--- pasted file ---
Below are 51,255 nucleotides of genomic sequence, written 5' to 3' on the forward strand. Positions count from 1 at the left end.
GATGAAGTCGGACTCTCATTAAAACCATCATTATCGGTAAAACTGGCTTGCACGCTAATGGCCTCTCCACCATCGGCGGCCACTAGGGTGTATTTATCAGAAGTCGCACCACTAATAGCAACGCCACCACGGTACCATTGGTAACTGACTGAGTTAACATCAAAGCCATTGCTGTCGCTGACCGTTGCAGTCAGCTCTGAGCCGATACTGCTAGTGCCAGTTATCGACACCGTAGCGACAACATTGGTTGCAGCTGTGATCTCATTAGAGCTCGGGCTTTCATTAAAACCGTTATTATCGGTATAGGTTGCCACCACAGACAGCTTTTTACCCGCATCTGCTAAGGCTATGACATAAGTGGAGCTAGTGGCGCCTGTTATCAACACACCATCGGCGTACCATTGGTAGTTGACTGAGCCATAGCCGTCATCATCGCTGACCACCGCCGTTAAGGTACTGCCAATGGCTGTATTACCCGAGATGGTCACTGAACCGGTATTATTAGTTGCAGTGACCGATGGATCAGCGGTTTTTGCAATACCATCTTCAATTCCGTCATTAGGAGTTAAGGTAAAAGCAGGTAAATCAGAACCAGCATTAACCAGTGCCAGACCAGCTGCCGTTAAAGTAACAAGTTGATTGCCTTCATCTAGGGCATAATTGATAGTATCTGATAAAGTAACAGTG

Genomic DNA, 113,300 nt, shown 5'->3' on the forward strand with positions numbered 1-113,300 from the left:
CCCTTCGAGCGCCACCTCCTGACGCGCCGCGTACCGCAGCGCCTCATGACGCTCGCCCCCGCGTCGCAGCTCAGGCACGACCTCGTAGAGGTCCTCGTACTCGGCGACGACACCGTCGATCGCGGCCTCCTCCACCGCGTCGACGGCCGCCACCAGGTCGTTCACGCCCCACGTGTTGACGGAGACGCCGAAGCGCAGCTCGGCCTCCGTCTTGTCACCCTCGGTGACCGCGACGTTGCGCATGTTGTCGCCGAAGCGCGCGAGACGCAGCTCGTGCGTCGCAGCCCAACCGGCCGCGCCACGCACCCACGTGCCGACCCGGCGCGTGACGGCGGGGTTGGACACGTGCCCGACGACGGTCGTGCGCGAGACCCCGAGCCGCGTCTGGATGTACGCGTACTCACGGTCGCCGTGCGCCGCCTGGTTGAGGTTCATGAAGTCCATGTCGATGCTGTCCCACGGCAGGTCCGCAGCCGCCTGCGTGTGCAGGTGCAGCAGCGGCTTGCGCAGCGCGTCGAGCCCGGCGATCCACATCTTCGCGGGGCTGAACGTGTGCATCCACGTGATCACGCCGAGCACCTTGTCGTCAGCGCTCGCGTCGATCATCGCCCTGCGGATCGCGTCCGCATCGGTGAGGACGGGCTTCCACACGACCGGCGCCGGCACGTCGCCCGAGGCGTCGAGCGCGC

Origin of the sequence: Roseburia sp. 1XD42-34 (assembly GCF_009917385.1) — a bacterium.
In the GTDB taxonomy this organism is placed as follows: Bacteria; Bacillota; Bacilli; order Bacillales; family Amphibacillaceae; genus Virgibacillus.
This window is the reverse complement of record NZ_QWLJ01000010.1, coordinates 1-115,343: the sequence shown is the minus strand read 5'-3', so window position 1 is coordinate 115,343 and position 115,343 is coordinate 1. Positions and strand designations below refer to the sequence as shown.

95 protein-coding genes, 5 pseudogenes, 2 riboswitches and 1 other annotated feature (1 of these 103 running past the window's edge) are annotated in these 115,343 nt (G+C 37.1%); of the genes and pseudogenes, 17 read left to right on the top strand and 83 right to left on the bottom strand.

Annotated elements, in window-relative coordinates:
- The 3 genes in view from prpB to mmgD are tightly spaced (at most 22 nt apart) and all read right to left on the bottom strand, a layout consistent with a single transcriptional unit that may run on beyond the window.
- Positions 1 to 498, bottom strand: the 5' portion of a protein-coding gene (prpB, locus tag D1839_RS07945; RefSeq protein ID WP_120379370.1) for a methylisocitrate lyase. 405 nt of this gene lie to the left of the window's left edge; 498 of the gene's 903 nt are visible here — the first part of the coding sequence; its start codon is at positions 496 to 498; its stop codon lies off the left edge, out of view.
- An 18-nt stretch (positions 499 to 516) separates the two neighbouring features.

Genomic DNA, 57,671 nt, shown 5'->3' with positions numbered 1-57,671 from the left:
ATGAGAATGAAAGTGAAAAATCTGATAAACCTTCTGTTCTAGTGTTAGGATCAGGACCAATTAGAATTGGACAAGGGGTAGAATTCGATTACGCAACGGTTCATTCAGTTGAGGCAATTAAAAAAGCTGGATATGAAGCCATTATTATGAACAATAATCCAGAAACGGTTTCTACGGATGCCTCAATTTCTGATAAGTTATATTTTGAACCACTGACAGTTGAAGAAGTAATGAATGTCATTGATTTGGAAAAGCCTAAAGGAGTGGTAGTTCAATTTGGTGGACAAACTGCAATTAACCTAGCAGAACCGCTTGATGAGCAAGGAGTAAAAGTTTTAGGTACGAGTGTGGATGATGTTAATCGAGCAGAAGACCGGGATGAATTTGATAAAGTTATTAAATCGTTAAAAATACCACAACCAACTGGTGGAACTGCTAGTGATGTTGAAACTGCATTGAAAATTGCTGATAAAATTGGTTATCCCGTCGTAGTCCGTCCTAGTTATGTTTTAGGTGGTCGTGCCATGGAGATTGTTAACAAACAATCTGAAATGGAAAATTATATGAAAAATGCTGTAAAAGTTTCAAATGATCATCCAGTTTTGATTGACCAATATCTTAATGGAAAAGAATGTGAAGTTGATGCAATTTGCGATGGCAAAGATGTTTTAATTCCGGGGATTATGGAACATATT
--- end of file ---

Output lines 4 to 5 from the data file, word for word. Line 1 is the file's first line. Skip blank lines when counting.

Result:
CCCTTCGAGCGCCACCTCCTGACGCGCCGCGTACCGCAGCGCCTCATGACGCTCGCCCCCGCGTCGCAGCTCAGGCACGACCTCGTAGAGGTCCTCGTACTCGGCGACGACACCGTCGATCGCGGCCTCCTCCACCGCGTCGACGGCCGCCACCAGGTCGTTCACGCCCCACGTGTTGACGGAGACGCCGAAGCGCAGCTCGGCCTCCGTCTTGTCACCCTCGGTGACCGCGACGTTGCGCATGTTGTCGCCGAAGCGCGCGAGACGCAGCTCGTGCGTCGCAGCCCAACCGGCCGCGCCACGCACCCACGTGCCGACCCGGCGCGTGACGGCGGGGTTGGACACGTGCCCGACGACGGTCGTGCGCGAGACCCCGAGCCGCGTCTGGATGTACGCGTACTCACGGTCGCCGTGCGCCGCCTGGTTGAGGTTCATGAAGTCCATGTCGATGCTGTCCCACGGCAGGTCCGCAGCCGCCTGCGTGTGCAGGTGCAGCAGCGGCTTGCGCAGCGCGTCGAGCCCGGCGATCCACATCTTCGCGGGGCTGAACGTGTGCATCCACGTGATCACGCCGAGCACCTTGTCGTCAGCGCTCGCGTCGATCATCGCCCTGCGGATCGCGTCCGCATCGGTGAGGACGGGCTTCCACACGACCGGCGCCGGCACGTCGCCCGAGGCGTCGAGCGCGC

Origin of the sequence: Roseburia sp. 1XD42-34 (assembly GCF_009917385.1) — a bacterium.